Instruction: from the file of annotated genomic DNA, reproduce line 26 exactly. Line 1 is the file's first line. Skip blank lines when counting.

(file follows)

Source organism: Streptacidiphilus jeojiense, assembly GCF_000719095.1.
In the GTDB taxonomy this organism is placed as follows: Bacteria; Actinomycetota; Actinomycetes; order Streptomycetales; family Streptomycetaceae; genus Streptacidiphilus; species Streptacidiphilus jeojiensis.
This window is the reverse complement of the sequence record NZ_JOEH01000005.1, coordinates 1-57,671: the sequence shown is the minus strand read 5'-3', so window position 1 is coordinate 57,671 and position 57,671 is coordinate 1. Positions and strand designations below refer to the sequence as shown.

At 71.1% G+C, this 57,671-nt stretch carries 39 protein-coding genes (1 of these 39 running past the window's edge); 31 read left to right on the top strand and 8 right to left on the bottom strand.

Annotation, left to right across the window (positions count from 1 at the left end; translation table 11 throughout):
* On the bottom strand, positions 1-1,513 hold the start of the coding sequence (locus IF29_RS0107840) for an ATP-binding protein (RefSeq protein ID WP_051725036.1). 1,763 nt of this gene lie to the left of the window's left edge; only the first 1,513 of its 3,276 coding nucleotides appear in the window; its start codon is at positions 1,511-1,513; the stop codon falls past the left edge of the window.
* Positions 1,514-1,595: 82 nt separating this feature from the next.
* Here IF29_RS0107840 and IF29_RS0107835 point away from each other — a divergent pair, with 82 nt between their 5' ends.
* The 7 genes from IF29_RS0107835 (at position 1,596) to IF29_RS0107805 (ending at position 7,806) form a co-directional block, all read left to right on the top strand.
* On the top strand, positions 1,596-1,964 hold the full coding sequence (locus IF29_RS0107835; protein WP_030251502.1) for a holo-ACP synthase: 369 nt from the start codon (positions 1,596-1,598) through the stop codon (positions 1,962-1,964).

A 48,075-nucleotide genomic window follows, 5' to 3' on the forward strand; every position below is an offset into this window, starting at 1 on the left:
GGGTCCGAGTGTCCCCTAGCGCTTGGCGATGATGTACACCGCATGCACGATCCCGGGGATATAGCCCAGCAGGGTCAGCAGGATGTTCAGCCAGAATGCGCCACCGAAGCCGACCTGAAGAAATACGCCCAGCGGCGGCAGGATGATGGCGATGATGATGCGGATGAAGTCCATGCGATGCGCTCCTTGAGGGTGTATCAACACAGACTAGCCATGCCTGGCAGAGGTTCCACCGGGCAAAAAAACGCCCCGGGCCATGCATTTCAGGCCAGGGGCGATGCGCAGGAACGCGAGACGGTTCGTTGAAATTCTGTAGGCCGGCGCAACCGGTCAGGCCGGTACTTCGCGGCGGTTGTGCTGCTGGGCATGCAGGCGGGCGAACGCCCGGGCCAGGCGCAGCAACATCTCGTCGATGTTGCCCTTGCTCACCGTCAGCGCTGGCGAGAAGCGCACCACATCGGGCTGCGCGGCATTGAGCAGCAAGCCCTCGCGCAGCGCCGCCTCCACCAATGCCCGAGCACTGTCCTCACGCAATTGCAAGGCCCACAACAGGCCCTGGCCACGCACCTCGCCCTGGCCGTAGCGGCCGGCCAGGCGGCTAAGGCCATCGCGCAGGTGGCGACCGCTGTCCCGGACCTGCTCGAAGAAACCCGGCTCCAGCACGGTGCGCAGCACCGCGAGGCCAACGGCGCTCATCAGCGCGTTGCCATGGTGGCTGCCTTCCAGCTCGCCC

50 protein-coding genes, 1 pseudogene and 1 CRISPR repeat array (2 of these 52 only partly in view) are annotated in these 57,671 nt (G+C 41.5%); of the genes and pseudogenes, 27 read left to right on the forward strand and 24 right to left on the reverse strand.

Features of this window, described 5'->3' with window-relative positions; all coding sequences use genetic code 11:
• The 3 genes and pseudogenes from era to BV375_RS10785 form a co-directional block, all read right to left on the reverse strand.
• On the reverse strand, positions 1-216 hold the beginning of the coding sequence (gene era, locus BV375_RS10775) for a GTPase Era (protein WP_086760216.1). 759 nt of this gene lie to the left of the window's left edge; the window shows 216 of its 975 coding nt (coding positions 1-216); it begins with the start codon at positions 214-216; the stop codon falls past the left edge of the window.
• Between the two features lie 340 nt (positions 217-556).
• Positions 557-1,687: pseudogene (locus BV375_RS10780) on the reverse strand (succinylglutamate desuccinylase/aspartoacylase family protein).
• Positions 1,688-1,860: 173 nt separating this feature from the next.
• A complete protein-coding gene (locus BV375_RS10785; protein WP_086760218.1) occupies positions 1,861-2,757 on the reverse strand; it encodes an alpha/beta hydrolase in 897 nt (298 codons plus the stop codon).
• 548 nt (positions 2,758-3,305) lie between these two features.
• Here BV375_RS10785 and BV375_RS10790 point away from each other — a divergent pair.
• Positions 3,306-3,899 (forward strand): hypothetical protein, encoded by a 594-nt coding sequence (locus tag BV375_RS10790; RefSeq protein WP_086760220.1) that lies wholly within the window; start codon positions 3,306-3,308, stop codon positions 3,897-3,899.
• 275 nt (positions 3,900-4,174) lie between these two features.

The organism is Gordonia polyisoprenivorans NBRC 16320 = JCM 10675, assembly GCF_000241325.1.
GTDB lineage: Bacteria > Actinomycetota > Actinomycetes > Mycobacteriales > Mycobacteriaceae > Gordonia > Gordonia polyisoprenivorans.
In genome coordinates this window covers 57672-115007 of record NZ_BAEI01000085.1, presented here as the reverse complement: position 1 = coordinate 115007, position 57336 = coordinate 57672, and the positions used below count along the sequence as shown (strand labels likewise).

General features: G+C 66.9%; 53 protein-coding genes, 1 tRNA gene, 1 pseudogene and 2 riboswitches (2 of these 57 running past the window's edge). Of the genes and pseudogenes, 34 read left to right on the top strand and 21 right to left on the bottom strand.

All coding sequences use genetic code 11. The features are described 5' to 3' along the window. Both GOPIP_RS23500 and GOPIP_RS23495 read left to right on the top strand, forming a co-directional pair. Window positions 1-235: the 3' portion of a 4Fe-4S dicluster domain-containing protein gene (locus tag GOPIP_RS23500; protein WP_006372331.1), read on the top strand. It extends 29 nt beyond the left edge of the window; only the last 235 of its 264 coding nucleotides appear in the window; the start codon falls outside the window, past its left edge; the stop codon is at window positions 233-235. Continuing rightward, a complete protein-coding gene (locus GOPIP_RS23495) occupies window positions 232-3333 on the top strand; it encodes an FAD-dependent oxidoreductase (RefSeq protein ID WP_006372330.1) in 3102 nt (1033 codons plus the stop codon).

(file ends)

GTDB lineage: Bacteria > Actinomycetota > Actinomycetes > Mycobacteriales > Mycobacteriaceae > Gordonia > Gordonia polyisoprenivorans.